Special State Protection Service of Georgia
|სახელმწიფო დაცვის სპეციალური სამსახური|
SSPS coat of arms
|Formed||June 23 1994|
|Headquarters||2 April 9 St., Tbilisi, Georgia|
|Agency executive||Anzor Chubinidze,
Head of the Special State Protection Service
The Special State Protection Service of Georgia (SSPS) (Georgian: საქართველოს სახელმწიფო დაცვის სპეციალური სამსახური [სდსს], sakartvelos sakhelmtsipo datsvis spetsialuri samsakhuri) is a militarized government agency of Georgia tasked with the protection of several, mandated by the relevant law, high-ranking state officials, including the President of Georgia, as well as certain national properties, high-ranking foreign visitors and diplomatic offices. It is mostly subordinated to the Parliament of Georgia, with only the part responsible for the incumbent president's security being under the authority of the President of Georgia.
The predecessor of the Special State Protection Service was the Government Protective Service of the Republic of Georgia (საქართველოს რესპუბლიკის სამთავრობო დაცვის სამსახური) formed on June 23 1994 on the basis of the Government Protective Directorate of the Ministry of State Security of Georgia. On February 20, 1996 the agency adopted the current name in line with the "Law of Georgia on Special State Protection Service".
In 1998, the SSPS was further tasked with providing security to the ongoing energy projects in Georgia, such as the Baku–Tbilisi–Ceyhan pipeline. This function was transferred to the Main Division for Protection of Strategic Pipelines of the Ministry of Internal Affairs on January 1, 2006.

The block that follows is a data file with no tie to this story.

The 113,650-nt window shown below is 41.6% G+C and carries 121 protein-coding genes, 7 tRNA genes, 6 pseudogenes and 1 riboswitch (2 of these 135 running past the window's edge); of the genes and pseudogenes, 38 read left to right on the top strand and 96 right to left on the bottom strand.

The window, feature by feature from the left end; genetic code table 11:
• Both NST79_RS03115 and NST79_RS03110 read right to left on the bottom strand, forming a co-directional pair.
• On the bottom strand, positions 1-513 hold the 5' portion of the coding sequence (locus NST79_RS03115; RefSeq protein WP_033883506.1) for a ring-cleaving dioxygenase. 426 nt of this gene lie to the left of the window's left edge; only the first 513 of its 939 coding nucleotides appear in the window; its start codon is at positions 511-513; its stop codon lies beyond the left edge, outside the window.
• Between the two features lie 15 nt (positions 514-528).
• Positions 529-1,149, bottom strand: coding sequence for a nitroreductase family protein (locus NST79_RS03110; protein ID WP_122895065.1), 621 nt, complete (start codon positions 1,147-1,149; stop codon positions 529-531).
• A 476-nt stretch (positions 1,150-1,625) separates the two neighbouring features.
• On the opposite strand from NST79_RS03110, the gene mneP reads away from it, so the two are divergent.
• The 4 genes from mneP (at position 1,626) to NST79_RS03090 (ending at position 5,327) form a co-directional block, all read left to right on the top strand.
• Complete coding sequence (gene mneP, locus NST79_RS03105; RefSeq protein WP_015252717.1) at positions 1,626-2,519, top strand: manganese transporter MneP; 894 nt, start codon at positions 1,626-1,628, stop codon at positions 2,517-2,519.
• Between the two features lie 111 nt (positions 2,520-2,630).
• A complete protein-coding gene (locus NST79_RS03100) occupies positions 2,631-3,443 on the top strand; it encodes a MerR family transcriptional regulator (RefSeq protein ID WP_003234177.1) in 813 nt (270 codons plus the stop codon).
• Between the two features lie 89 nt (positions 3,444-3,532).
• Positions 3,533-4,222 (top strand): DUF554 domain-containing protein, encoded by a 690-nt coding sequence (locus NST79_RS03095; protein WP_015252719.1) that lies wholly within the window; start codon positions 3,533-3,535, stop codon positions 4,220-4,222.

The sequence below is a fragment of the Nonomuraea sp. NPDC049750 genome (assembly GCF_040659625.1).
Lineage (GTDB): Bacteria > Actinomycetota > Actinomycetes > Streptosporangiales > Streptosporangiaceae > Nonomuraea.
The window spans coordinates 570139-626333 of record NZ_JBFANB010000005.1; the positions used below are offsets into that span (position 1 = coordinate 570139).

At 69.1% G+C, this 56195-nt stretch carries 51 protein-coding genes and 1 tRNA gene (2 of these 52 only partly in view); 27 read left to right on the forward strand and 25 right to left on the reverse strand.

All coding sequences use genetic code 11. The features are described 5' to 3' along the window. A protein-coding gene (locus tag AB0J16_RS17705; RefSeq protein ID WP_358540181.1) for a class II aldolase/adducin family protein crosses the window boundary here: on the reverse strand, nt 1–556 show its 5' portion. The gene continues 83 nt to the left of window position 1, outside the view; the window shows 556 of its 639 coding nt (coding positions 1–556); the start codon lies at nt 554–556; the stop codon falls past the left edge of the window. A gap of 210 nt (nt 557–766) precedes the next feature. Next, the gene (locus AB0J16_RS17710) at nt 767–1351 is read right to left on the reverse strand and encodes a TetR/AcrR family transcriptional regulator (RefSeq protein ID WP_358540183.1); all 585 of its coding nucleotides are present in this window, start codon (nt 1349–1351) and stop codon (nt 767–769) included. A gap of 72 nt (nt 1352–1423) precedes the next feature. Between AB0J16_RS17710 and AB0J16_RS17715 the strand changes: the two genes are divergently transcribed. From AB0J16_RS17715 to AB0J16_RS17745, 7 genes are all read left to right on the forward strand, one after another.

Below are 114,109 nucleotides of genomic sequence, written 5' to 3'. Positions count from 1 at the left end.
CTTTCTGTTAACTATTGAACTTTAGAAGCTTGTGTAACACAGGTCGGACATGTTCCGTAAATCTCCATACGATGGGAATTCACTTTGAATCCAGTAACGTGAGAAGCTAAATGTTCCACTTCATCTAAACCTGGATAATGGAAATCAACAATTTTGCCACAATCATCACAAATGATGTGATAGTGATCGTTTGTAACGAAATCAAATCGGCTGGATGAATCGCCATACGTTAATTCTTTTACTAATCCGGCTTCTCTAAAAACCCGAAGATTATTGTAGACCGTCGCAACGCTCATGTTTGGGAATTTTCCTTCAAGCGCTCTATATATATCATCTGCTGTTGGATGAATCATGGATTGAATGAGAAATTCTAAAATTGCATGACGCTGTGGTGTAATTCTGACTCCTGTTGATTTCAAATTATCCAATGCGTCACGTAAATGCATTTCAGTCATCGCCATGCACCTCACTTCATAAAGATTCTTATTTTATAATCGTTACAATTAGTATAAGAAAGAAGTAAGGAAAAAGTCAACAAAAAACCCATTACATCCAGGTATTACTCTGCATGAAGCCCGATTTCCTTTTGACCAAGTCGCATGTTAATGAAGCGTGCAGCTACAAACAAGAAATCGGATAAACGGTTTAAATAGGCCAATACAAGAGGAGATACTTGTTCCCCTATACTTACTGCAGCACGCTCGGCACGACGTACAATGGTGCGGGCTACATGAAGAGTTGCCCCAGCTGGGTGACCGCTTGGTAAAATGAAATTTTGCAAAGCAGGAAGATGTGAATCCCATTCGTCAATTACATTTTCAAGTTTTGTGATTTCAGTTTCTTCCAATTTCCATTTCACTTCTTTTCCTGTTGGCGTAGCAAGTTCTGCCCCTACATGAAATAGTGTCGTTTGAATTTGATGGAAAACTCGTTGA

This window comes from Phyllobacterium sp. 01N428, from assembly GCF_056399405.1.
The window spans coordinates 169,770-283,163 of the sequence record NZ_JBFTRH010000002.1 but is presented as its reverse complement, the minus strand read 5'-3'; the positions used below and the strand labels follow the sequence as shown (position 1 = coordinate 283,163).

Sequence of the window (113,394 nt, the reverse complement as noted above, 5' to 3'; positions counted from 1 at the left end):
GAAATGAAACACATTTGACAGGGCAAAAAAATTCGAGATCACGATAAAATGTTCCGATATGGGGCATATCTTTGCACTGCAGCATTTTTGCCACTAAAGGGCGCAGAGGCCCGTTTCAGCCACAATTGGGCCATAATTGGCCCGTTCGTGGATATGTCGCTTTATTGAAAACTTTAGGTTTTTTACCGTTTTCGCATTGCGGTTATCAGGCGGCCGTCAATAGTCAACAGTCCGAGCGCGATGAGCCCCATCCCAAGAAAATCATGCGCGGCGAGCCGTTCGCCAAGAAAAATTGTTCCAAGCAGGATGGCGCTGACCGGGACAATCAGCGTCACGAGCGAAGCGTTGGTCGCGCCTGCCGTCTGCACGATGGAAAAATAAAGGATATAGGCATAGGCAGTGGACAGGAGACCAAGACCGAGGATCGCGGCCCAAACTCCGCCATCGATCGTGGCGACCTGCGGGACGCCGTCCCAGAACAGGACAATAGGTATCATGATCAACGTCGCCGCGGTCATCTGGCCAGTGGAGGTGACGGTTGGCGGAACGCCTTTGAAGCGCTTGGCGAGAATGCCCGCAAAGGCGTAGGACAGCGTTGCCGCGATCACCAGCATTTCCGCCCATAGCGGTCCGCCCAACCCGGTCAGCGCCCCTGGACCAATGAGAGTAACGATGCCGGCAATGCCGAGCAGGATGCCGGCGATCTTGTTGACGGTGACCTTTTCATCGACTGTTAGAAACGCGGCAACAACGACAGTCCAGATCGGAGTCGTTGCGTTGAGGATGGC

Heads of the service
- Lieutenant-General Vakhtang Kutateladze, 1994—1998
- Lieutenant-General Sulkhan Papashvili, 1998—2003
- Major-General Giorgi Aleksidze, 2003—2004
- Lieutenant-General Otar Kvelidze, 2004—2010
- Major-General Teimuraz Janashia, 2010—2013
- Vice-Colonel Anzor Chubinidze, 2013—2014
- Colonel Teimuraz Mghebrishvili, 2014
- Colonel Anzor Chubinidze,2015 till now
The Special State Protection Service provides security to:
- the leading officials from executive, legislative and judiciary bodies of Georgia,
- the buildings, structures and the adjoining territories belonging to the government of Georgia,
- the visiting high-ranking foreign officials, representatives of the international organisations, and other important persons,
- the places, temporary or permanent, where the Georgian government or officials reside.
The persons subjected to protection are:
- President of Georgia
- Chairperson of the Parliament of Georgia
- Prime Minister of Georgia
- Chairperson of the Constitutional Court of Georgia
- Chairperson of the Supreme Court of Georgia
- Catholicos-Patriarch of the Georgian Orthodox Church
- Minister of Justice of Georgia
- Heads of the supreme legislative and executive authority of Abkhazia and Adjara
- Head of Administration of the President of Georgia
- Permanent members of the National Security Council of Georgia
- Heads of foreign states, visiting Georgia
- Candidates for Presidency of Georgia during pre-election campaign and elections.
By decision of the President of Georgia, personal security may by provided to:
- Deputy Chairperson of the Parliament of Georgia, members of the Parliament, members of the Government, other high-ranking officials as well as their family members if the evidence suggests threat to their lives and health;
- Highest-ranking foreign officials and representatives of international organizations;
- Heads of diplomatic missions to Georgia;
- Family members of former high-ranking officials as mandated by a special law.
- History. Special State Protection Service of Georgia. Accessed on April 24, 2011
- Parliament Confirms Changes in SSPS. Civil Georgia. January 18, 2013.
- Main Division for Protection of Strategic Pipelines. Ministry of Internal Affairs. Accessed on April 24, 2011
- In Memoriam. Special State Protection Service of Georgia. Accessed on April 24, 2011
- (Georgian)საქართველოს კანონი სახელმწიფო დაცვის სპეციალური სამსახურის შესახებ. Special State Protection Service of Georgia. Accessed on April 24, 2011